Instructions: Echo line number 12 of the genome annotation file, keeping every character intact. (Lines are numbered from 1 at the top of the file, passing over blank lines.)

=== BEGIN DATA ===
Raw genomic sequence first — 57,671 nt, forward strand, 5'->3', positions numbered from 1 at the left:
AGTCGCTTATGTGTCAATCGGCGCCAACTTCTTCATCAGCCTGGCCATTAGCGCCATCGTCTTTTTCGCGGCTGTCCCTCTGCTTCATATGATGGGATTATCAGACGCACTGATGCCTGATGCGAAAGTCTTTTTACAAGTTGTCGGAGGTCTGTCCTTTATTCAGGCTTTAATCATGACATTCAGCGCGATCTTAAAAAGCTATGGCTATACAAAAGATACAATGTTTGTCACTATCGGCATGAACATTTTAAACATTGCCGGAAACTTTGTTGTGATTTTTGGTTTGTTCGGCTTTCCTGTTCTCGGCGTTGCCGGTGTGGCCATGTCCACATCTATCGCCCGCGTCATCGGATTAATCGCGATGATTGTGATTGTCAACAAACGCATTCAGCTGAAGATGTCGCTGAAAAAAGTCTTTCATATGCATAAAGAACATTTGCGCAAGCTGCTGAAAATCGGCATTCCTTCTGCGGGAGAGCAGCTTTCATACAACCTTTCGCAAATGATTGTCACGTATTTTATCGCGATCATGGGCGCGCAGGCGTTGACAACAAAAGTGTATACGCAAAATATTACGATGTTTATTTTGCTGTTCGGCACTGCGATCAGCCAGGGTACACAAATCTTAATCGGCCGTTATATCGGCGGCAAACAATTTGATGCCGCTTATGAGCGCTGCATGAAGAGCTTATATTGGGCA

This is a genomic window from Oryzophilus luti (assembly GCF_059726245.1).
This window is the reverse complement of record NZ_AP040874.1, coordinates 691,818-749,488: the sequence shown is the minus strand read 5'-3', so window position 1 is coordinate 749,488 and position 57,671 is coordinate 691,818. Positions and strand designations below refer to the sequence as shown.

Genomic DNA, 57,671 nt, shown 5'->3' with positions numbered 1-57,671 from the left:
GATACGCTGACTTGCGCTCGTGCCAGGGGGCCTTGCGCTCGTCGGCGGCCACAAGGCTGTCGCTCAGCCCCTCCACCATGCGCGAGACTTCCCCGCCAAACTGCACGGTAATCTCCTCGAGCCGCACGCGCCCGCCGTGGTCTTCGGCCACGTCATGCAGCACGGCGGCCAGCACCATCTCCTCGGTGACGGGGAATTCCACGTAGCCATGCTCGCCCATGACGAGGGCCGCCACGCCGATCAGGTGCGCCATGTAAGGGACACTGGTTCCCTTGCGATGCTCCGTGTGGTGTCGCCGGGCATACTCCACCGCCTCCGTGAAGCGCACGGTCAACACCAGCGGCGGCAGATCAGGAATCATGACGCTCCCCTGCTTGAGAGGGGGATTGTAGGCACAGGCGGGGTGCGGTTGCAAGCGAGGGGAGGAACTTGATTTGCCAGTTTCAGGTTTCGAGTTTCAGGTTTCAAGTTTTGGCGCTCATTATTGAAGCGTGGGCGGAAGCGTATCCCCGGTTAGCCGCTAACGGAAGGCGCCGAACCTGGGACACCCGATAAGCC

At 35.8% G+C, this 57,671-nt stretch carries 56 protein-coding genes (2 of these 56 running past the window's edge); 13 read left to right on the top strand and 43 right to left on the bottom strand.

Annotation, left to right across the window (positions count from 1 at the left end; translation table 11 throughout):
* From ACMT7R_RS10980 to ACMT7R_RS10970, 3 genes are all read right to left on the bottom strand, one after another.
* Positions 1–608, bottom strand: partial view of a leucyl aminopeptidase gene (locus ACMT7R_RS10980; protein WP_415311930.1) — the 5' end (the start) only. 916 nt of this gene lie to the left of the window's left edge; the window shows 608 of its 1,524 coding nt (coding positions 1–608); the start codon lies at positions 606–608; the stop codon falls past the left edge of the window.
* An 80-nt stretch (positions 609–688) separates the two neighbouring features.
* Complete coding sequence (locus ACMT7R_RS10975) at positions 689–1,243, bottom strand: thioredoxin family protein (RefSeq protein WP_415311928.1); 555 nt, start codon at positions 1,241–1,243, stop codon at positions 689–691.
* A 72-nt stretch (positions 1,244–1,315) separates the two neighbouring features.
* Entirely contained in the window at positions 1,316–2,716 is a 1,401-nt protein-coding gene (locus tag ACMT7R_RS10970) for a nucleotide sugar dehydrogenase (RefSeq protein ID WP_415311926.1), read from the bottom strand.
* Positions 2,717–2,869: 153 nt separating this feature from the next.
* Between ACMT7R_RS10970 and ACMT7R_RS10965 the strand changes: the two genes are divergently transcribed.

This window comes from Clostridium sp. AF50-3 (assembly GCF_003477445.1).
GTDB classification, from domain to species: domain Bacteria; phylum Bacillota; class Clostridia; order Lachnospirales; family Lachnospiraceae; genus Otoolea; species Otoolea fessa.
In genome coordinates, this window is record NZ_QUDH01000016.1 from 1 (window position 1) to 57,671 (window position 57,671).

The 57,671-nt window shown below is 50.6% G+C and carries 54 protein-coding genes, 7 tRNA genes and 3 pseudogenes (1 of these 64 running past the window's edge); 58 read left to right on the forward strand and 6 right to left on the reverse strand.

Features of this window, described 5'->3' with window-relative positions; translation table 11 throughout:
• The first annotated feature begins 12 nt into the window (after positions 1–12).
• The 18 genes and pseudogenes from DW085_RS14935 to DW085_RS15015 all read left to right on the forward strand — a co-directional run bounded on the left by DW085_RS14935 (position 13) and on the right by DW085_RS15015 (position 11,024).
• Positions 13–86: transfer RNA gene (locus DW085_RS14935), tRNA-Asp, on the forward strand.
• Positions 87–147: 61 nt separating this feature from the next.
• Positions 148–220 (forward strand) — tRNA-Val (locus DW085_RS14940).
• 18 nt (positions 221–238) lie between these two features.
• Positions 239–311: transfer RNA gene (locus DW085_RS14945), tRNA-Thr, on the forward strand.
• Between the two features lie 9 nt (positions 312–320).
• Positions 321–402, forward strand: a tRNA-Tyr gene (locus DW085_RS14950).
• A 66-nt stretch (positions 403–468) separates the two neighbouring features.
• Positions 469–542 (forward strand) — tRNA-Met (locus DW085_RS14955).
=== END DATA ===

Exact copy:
* Complete coding sequence (locus ACMT7R_RS10975) at positions 689–1,243, bottom strand: thioredoxin family protein (RefSeq protein WP_415311928.1); 555 nt, start codon at positions 1,241–1,243, stop codon at positions 689–691.